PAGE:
These Hi-Res Images of Pluto Are a Giant Leap for Space Exploration

Thanks, New Horizons. You're our favorite deep-space, Pluto-passing probe.

You might remember a few months ago the internet was abuzz because a piano-shaped chunk of metal launched nine years prior had finally reached Pluto and was sending back some pretty cool photos. The dwarf planet, so far away that our previous best image of it looked like a power-up from Doom II, finally had a face we could recognize. The New Horizons probe rekindled interest in Pluto, stoked our collective wonder, and launched a thousand heart-shaped memes:

Of course, as is wont to occur, the New Horizons buzz waned as our attention shifted to the other stigma: dead lionsreligious uproar, and flashy acts of buffoonery. Meanwhile, NASA has kept its foot on the gas — its researchers working tirelessly to dig through all the exciting stuff the spacecraft has sent back. Yesterday the agency released a fresh batch of new Pluto images to once again pique our interest and inspire a sense of wonder. I mean — seriously — we sent a piano-shaped chunk of metal to Pluto! I still can't get over that.

Below are the photos. Here is the NASA post for more info on each. Credit for the images goes to NASA/Johns Hopkins University Applied Physics Laboratory/Southwest Research Institute.

Close-up of Pluto's now-famous heart.

This 300-mile wide swath of "jumbled terrain" portrays the surprising diversity of Pluto's surface features. More on that below.

This is Charon, Pluto's largest satellite. It's about 750 miles (1,200 kilometers) in diameter, which means it would fit snugly into the space between New York and Chicago.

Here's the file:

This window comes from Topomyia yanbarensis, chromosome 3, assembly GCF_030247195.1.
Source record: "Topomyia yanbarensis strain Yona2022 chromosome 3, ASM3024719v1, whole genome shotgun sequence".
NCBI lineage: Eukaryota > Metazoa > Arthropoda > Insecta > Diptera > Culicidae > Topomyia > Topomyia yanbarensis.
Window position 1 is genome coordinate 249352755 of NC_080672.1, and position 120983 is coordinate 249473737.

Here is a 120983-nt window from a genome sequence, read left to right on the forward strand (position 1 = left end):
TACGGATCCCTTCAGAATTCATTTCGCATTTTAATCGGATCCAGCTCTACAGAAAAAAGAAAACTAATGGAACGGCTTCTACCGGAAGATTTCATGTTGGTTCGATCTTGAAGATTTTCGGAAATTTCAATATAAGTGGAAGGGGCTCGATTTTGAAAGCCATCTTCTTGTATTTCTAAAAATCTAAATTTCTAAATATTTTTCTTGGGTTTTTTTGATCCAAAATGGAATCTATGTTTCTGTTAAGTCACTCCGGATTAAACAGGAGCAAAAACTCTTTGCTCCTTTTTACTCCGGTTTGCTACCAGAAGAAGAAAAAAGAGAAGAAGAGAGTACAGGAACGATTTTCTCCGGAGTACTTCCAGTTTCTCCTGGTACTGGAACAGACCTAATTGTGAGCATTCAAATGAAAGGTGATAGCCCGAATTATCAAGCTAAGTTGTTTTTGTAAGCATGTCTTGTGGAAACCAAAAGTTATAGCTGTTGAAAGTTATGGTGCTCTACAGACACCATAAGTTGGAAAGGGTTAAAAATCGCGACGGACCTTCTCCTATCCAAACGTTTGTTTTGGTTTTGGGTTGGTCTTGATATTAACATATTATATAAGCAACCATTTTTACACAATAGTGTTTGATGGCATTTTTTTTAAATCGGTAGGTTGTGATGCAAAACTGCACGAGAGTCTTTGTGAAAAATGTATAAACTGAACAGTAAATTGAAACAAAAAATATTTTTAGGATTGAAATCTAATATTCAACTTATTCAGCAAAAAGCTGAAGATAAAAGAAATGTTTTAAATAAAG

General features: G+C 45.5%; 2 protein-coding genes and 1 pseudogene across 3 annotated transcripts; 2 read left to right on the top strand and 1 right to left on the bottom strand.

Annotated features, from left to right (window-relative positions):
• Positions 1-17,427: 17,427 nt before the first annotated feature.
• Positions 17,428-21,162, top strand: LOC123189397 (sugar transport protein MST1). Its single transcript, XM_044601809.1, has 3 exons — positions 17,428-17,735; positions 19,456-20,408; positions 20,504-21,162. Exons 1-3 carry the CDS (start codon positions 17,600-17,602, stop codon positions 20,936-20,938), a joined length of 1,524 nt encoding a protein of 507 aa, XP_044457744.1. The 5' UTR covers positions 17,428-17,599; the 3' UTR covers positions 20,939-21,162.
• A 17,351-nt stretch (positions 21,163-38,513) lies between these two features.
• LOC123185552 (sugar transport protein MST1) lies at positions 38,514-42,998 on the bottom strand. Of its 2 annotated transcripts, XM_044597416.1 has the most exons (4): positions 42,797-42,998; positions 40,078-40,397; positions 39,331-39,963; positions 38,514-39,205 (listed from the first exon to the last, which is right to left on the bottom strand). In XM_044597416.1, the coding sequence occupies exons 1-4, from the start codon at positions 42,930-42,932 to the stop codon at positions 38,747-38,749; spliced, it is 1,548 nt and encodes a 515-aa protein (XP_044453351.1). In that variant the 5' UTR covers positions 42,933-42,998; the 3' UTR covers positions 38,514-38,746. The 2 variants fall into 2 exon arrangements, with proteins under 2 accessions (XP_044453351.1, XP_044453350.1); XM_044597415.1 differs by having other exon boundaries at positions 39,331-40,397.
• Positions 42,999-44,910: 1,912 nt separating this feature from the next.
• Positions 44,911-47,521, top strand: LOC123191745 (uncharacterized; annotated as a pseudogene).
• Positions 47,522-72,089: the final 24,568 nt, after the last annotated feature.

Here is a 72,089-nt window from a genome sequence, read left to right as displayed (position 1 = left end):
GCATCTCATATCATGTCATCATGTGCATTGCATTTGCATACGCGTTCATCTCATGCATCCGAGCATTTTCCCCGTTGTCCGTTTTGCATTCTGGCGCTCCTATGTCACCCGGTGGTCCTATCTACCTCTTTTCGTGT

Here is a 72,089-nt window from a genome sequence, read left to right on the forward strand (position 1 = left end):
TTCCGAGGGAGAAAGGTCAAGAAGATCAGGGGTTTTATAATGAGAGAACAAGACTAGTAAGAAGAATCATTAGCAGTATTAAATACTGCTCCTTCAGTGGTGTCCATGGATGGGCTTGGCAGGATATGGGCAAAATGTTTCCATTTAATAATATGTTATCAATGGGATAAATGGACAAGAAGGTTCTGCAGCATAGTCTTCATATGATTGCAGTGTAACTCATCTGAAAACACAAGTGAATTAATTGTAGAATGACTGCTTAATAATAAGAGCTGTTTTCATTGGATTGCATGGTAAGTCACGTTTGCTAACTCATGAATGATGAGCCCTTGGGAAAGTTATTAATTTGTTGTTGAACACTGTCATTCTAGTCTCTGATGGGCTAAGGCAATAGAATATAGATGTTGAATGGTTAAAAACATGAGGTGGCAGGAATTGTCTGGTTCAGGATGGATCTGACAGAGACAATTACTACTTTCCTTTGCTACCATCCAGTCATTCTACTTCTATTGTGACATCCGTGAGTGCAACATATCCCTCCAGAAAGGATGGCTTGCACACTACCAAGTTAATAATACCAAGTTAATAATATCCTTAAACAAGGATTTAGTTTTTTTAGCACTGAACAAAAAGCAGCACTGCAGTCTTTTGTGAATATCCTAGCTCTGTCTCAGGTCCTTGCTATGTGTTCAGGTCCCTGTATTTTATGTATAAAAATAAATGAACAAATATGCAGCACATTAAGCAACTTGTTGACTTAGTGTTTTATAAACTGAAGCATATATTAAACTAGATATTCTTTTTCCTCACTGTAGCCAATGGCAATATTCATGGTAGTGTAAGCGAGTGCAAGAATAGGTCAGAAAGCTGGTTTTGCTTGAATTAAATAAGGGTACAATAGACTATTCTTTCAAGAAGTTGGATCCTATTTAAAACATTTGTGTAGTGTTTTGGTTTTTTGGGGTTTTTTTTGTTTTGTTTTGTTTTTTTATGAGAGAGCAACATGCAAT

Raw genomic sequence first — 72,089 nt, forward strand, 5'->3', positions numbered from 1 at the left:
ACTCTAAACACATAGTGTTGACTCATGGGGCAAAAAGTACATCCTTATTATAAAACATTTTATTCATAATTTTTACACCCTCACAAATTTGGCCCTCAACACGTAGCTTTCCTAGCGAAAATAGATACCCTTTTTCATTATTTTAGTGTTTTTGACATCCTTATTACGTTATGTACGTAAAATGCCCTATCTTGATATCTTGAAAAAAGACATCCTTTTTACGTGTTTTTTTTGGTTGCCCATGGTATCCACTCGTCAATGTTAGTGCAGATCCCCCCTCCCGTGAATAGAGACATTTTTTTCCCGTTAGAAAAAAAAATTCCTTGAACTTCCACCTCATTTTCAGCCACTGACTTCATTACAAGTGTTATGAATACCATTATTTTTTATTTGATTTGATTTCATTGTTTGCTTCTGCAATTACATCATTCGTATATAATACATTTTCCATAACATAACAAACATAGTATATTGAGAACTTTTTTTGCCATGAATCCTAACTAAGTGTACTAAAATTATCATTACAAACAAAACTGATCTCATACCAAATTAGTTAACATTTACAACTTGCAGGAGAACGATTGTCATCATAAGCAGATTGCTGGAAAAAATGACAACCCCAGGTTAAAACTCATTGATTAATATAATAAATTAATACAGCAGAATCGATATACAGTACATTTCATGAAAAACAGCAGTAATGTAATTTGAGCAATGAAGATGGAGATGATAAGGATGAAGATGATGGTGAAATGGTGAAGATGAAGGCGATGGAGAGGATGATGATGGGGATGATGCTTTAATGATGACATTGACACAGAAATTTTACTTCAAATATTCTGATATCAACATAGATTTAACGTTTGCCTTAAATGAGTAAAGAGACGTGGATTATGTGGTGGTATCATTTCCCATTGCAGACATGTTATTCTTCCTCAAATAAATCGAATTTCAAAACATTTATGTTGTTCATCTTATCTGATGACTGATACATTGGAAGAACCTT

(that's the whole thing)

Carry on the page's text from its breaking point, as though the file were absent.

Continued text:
Astronomers have noted that these images reveal as many mysteries as they solve with regard to Pluto's geography and origin. For example, the planet's surface displays a diversity of land features beyond what most scientists expected. The photo below shows what appears to be a cluster of dunes beside a cluster of craters butted up against a cluster of mountainous masses. That's a lot of clusters for a small dwarf planet! How all this came to be is currently unknown given that Pluto's atmosphere is extremely thin and thus lacks the oomph necessary to develop these sorts of geographic characteristics. 

If you're gearing for additional photos, you're in luck: We can expect a whole lot more of these images in the coming year. The Guardian explains why:

"These new images are part of a 16-month download that began last weekend. Because New Horizons is so far away, more than 5 billion kilometres, data trickles back hundreds of thousands of times more slowly than over a fibre optic broadband on Earth.

More revelations and surprises are expected as the data continues to arrive."

We can't wait.

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